Graphic designer Ben Hutchings on interstellar signals and isometric pasta packaging


From an experimental typography project reinterpreting interstellar signals in 3D form, to isometric pasta packaging, Ben Hutchings’ graphic design work combines science and type in impactful ways.

We first spotted Ben’s work when he designed an identity for the New York Mozart Festival. Using a 3D “M” as a graphical frame for images, he created a moving pyramid device that overlays imagery and refracts it, as if through a 3D prism. The simple but clever idea stood up against the many identity designs we see at the It’s Nice That from agencies large and small, so when we discovered Ben was still a student we knew we could expect great things.

Similarly, his packaging concept for De Cecco, based on a categorisation system for pasta, showcases his minimalistic and mathematical aesthetic. Using a black and white grid with protruding cubes declaring the information, the design is pared back and innovative.

Also borne from a geometric and scientific approach is his project titled Processes of Translation. “Off the back of writing my dissertation, with themes of space exploration, I discovered the area of interstellar communication,” explains Ben. “I read this really interesting theory on how we’re sending binary messages into space to be deciphered visually – but what if they end up being received by something that processes the message using a different sense other than sight?”

Ben put himself in the position of the recipient/alien, deliberately mistranslating the binary glyphs, and creating a visual system for them. This began as a series of flat symbols and developed into a set of 3D forms in wood, concrete and plastic, “giving a tangible and discernible quality to these message and ideas flying through space”.

The designer studied at Central Saint Martins and says, despite not knowing about the institution when he started applying, he was sold on its “people, studios and the chance to study in London”. Having informally studied graphic and typography for a few years, he felt the need to focus on it full time, and found that his self-motivation was helpful when he began the course. “One of the biggest and surprisingly less obvious things I learned about studying on an art course is that you really get out of it what you put in,” he says. “Nobody’s there to push you in a predefined direction or give you a ‘how to’ book on design, and that’s kind of why I like it. It encourages you to innovate, analyse and constantly question your decision making and judgement.” He applied for the Grads having seen previous years as “a bar to reach for during the past three years. It’s hard to stick out as a graphic designer, so having a platform to show your work means a lot to me”.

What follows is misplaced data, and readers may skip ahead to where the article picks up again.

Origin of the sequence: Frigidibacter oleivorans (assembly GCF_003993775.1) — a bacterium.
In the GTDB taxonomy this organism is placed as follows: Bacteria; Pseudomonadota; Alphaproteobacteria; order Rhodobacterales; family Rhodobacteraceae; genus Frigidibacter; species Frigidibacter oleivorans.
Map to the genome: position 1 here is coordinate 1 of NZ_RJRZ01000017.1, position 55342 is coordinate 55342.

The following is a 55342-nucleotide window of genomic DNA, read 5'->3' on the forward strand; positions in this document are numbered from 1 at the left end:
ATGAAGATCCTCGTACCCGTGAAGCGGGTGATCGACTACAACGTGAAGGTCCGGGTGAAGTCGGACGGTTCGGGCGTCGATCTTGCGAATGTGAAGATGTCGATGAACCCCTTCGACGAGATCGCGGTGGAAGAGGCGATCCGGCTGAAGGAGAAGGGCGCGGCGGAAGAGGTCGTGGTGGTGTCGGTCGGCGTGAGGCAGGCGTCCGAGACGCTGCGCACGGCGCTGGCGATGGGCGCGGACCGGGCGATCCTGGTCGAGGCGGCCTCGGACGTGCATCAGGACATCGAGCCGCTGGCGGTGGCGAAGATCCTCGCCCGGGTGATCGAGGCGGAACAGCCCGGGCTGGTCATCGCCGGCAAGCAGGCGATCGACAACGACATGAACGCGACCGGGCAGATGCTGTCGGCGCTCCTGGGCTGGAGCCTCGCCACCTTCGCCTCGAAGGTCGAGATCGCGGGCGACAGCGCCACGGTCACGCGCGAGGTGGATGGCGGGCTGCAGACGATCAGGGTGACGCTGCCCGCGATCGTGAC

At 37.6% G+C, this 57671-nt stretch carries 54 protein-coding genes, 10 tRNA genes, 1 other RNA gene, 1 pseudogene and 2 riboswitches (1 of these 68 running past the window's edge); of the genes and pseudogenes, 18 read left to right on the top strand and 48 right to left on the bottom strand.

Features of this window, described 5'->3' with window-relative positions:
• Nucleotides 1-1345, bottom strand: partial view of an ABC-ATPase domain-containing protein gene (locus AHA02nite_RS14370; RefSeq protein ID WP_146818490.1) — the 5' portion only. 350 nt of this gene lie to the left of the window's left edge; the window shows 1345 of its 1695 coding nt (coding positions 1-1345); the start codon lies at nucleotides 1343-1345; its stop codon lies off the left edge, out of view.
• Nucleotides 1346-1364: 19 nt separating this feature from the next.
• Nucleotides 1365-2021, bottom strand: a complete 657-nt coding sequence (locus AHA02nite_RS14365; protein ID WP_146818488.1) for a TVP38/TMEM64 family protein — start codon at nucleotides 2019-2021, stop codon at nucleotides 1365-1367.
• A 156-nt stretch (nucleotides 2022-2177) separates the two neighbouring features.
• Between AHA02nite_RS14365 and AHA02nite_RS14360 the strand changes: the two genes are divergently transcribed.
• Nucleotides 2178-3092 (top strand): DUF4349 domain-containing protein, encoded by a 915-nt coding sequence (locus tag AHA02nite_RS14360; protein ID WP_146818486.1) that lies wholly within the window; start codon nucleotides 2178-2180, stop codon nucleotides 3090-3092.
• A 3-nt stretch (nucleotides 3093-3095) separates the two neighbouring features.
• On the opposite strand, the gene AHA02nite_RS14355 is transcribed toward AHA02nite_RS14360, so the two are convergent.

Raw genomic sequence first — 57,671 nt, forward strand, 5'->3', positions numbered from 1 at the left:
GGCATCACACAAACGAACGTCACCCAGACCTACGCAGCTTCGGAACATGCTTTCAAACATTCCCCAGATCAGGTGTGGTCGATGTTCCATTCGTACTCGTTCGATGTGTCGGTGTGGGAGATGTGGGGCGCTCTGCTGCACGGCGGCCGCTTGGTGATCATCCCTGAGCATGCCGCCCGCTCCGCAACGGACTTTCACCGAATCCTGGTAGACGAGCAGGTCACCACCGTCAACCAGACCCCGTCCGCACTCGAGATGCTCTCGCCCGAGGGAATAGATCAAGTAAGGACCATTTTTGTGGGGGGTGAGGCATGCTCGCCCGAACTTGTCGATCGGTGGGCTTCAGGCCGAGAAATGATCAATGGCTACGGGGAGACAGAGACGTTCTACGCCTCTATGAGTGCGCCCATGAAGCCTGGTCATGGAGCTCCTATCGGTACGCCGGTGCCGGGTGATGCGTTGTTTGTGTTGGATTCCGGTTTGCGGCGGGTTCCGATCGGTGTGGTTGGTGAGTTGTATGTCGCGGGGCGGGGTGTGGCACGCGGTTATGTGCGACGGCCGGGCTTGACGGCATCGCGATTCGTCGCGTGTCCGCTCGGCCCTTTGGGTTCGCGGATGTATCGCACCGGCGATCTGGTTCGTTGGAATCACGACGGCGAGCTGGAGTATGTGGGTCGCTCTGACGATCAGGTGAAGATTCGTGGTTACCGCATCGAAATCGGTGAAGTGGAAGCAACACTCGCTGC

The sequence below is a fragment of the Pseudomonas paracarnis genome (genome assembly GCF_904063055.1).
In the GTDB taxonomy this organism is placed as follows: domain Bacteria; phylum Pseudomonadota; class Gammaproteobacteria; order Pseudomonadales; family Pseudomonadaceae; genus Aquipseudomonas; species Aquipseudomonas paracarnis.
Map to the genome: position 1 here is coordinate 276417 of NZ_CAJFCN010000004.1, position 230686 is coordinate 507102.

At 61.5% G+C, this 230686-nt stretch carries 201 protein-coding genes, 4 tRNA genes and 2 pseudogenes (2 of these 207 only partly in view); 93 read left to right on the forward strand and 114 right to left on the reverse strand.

Inspired by the likes of Bob Gill, Ben subscribes to a process and research-driven work ethos. “I think a lot of people get very concerned about coming out of uni with a particular style,” he says, “and that’s something I had to learn to overcome. Bob Gill has a strong aversion to applying any sort of style to a piece of work, rather making sure the idea is interesting and it will design itself.”

One of his latest works, A Visually Similar Travel Guide, was built on this technique. Given a brief to create a repeatable process for inputting data to generate an array of outcomes, Ben made travel guide generated by the results suggested on Google Images when dropping in an image of his local neighbourhood. It depicts “a journey through the eyes of a search engine,” he says.

In contrast to many of his projects, he also likes to take light relief from poster design. “I do tend to get quite bogged down with research and analysis in a lot of my work so one of my favourite things I’ve worked on this year has been designing posters for our studio playlist, which needs to be created very quickly. It’s always fun to to design spontaneously and not put too much thought into your process, and create instinctively.”

Next, he’s hoping to develop his own practice, working on “cultural and critical projects”, and continue collaborating with new people, to keep the work “exciting and changing”. “I just know I don’t want to get comfortable with settling on one style or a certain discipline, I enjoy not thinking too far ahead and being motivated by uncertainty.”

Supported by A/D/O

Founded by MINI, A/D/O is a creative space in Greenpoint, Brooklyn dedicated to exploring new boundaries in design. At its heart is the Design Academy, which offers a range of programming to professional designers, intended to provoke and invigorate their creative practice.

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About the Author

Jenny Brewer

Jenny oversees our editorial output across work, news and features. She was previously It’s Nice That's news editor. Get in touch with any big creative stories, tips, pitches, news and opinions, or questions about all things editorial.

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